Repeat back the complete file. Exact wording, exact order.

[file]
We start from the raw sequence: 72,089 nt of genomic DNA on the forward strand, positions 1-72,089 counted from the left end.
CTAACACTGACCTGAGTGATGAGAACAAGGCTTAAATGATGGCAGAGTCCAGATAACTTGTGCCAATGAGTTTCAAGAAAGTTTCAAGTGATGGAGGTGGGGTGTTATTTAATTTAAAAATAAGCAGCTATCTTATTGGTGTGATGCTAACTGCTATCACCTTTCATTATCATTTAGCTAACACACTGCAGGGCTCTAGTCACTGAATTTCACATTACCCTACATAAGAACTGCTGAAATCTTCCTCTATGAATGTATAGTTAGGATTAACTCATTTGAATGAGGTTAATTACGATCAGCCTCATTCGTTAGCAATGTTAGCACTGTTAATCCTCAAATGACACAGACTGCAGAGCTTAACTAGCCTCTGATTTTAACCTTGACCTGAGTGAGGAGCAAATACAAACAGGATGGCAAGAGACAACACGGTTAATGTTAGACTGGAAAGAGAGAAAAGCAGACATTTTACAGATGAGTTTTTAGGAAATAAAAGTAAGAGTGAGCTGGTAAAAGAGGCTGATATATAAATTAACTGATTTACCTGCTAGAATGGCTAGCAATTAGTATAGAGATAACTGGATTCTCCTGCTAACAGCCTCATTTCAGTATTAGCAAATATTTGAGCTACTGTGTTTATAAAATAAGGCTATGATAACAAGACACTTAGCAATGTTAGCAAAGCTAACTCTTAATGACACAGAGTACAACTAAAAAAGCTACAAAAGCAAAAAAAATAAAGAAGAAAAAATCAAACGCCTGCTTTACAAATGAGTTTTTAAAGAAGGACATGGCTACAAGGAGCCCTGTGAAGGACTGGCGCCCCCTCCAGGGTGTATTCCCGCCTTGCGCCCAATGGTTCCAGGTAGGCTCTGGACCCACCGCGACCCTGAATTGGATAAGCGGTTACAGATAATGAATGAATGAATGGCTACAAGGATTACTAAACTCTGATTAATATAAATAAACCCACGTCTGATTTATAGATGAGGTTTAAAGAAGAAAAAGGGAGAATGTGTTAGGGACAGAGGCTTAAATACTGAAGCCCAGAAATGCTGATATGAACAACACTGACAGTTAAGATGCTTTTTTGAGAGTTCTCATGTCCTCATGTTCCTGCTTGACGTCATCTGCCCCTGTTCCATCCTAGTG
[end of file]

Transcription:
We start from the raw sequence: 72,089 nt of genomic DNA on the forward strand, positions 1-72,089 counted from the left end.
CTAACACTGACCTGAGTGATGAGAACAAGGCTTAAATGATGGCAGAGTCCAGATAACTTGTGCCAATGAGTTTCAAGAAAGTTTCAAGTGATGGAGGTGGGGTGTTATTTAATTTAAAAATAAGCAGCTATCTTATTGGTGTGATGCTAACTGCTATCACCTTTCATTATCATTTAGCTAACACACTGCAGGGCTCTAGTCACTGAATTTCACATTACCCTACATAAGAACTGCTGAAATCTTCCTCTATGAATGTATAGTTAGGATTAACTCATTTGAATGAGGTTAATTACGATCAGCCTCATTCGTTAGCAATGTTAGCACTGTTAATCCTCAAATGACACAGACTGCAGAGCTTAACTAGCCTCTGATTTTAACCTTGACCTGAGTGAGGAGCAAATACAAACAGGATGGCAAGAGACAACACGGTTAATGTTAGACTGGAAAGAGAGAAAAGCAGACATTTTACAGATGAGTTTTTAGGAAATAAAAGTAAGAGTGAGCTGGTAAAAGAGGCTGATATATAAATTAACTGATTTACCTGCTAGAATGGCTAGCAATTAGTATAGAGATAACTGGATTCTCCTGCTAACAGCCTCATTTCAGTATTAGCAAATATTTGAGCTACTGTGTTTATAAAATAAGGCTATGATAACAAGACACTTAGCAATGTTAGCAAAGCTAACTCTTAATGACACAGAGTACAACTAAAAAAGCTACAAAAGCAAAAAAAATAAAGAAGAAAAAATCAAACGCCTGCTTTACAAATGAGTTTTTAAAGAAGGACATGGCTACAAGGAGCCCTGTGAAGGACTGGCGCCCCCTCCAGGGTGTATTCCCGCCTTGCGCCCAATGGTTCCAGGTAGGCTCTGGACCCACCGCGACCCTGAATTGGATAAGCGGTTACAGATAATGAATGAATGAATGGCTACAAGGATTACTAAACTCTGATTAATATAAATAAACCCACGTCTGATTTATAGATGAGGTTTAAAGAAGAAAAAGGGAGAATGTGTTAGGGACAGAGGCTTAAATACTGAAGCCCAGAAATGCTGATATGAACAACACTGACAGTTAAGATGCTTTTTTGAGAGTTCTCATGTCCTCATGTTCCTGCTTGACGTCATCTGCCCCTGTTCCATCCTAGTG